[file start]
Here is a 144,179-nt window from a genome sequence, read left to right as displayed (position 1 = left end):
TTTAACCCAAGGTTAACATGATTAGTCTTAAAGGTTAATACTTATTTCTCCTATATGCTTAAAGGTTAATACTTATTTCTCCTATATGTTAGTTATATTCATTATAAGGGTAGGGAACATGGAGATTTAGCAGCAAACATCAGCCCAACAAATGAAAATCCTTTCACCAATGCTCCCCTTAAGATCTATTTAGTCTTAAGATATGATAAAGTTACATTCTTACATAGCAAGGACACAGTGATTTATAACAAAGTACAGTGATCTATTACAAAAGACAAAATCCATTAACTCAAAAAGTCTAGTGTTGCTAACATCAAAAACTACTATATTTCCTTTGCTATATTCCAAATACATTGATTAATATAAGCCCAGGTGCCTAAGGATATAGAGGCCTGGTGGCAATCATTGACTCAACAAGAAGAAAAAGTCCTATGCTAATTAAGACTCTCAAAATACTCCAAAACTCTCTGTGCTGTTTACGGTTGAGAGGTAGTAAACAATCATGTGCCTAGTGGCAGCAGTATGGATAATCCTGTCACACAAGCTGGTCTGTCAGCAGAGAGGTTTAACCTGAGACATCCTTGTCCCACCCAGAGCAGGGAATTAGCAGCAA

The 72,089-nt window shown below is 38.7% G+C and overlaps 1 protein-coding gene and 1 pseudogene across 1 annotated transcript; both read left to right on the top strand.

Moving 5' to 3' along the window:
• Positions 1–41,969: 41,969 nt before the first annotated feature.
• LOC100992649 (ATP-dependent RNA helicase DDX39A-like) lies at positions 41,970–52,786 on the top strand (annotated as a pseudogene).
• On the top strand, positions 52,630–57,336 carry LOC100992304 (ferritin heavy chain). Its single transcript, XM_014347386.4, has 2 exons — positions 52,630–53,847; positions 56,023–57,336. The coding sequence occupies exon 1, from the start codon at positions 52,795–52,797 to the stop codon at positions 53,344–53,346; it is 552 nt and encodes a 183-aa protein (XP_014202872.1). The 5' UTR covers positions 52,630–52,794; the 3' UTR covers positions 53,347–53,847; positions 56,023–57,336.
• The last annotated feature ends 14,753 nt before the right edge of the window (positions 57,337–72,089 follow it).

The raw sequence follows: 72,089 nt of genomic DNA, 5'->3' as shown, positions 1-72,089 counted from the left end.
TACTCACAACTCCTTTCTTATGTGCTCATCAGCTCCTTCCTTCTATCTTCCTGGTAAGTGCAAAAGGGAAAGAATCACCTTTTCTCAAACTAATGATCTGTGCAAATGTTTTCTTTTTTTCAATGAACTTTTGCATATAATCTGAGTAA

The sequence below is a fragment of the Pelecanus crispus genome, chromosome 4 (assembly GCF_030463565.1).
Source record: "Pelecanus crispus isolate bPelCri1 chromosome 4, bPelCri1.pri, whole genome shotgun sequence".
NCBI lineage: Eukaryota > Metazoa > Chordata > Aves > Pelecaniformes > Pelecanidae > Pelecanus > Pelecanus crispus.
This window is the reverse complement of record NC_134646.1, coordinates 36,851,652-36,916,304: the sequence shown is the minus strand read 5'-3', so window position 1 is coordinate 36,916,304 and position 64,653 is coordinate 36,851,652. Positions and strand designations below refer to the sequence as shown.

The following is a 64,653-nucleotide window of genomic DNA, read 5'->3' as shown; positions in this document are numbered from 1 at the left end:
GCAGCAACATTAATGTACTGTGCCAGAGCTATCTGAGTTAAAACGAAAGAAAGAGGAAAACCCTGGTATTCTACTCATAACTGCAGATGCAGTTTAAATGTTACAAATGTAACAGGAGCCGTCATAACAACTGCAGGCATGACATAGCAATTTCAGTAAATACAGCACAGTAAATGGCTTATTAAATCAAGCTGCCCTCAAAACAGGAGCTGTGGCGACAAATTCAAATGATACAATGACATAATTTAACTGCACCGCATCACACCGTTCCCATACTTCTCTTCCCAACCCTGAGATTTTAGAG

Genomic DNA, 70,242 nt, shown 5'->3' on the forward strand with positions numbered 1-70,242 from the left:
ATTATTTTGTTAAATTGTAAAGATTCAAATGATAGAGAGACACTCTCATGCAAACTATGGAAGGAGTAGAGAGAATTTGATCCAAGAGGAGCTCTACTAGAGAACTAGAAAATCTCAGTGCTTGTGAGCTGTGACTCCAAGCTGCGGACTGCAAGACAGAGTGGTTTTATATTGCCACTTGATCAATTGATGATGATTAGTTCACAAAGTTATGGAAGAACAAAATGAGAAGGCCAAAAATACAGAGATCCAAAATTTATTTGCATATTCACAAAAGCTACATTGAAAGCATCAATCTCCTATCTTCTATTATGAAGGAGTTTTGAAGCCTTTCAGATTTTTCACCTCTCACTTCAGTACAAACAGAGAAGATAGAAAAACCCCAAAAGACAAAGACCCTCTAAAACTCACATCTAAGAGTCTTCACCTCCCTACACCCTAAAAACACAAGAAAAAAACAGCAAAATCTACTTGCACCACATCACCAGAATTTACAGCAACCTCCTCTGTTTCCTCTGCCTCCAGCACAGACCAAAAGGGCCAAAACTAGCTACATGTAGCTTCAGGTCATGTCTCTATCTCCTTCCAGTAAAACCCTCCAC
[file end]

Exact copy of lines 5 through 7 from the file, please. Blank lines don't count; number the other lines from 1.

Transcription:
• Positions 1–41,969: 41,969 nt before the first annotated feature.
• LOC100992649 (ATP-dependent RNA helicase DDX39A-like) lies at positions 41,970–52,786 on the top strand (annotated as a pseudogene).
• On the top strand, positions 52,630–57,336 carry LOC100992304 (ferritin heavy chain). Its single transcript, XM_014347386.4, has 2 exons — positions 52,630–53,847; positions 56,023–57,336. The coding sequence occupies exon 1, from the start codon at positions 52,795–52,797 to the stop codon at positions 53,344–53,346; it is 552 nt and encodes a 183-aa protein (XP_014202872.1). The 5' UTR covers positions 52,630–52,794; the 3' UTR covers positions 53,347–53,847; positions 56,023–57,336.